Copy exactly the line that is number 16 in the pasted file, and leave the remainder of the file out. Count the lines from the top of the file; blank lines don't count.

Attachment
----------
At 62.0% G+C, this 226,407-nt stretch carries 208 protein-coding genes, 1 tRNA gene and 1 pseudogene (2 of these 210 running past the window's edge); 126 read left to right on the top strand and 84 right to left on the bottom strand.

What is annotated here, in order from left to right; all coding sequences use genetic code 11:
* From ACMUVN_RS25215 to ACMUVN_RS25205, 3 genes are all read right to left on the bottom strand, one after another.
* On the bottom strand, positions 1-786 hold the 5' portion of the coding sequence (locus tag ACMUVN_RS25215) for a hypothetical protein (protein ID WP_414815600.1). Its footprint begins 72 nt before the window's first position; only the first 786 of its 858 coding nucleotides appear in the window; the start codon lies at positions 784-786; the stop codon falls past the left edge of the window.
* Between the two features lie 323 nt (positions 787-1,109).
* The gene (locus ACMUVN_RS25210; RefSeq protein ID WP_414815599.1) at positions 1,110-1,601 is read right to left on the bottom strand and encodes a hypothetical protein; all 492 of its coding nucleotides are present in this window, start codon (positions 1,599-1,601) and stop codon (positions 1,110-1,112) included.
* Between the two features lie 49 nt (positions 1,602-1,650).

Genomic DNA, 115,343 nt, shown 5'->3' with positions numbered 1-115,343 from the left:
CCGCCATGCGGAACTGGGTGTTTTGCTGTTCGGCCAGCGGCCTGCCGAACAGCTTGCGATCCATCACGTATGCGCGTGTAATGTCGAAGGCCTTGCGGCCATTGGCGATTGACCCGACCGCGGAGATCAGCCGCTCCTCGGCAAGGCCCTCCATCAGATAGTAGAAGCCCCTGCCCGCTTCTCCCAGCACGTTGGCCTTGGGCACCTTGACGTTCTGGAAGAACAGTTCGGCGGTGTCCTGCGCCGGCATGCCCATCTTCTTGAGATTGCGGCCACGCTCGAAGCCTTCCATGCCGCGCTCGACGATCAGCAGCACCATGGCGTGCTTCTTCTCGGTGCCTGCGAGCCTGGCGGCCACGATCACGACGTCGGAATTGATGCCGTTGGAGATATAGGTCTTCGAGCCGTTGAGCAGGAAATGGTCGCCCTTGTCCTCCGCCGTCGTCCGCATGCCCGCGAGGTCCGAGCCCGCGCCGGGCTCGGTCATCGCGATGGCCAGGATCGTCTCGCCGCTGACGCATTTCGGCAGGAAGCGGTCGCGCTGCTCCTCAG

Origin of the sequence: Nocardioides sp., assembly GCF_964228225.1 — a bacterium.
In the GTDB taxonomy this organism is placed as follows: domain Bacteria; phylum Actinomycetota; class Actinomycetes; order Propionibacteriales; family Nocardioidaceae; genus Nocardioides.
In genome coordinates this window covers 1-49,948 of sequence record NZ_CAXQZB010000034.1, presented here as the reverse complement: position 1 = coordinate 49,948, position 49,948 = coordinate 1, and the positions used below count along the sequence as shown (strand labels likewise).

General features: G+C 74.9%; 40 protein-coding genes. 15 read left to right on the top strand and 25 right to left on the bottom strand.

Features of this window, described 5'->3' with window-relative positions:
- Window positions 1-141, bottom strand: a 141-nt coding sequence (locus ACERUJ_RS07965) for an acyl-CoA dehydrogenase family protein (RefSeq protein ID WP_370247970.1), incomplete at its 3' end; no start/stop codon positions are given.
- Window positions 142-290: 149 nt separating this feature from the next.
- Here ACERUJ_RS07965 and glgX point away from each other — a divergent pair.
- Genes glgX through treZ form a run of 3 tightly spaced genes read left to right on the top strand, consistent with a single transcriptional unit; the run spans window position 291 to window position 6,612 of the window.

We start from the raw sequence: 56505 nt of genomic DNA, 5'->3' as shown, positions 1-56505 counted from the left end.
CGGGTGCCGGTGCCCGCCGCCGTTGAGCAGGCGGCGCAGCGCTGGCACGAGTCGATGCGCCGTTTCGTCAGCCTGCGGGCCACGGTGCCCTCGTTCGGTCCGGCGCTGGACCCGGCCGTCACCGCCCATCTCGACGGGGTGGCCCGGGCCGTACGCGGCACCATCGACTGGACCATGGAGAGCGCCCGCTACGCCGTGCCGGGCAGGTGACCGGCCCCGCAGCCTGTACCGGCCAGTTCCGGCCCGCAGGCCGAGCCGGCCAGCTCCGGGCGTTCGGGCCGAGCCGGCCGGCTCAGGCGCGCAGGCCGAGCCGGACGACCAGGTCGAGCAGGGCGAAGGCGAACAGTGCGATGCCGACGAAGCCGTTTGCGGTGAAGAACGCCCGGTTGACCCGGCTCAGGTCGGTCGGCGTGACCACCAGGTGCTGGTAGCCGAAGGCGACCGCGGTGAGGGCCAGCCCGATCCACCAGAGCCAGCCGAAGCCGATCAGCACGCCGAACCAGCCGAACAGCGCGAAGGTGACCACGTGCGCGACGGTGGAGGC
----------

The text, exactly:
- Window positions 142-290: 149 nt separating this feature from the next.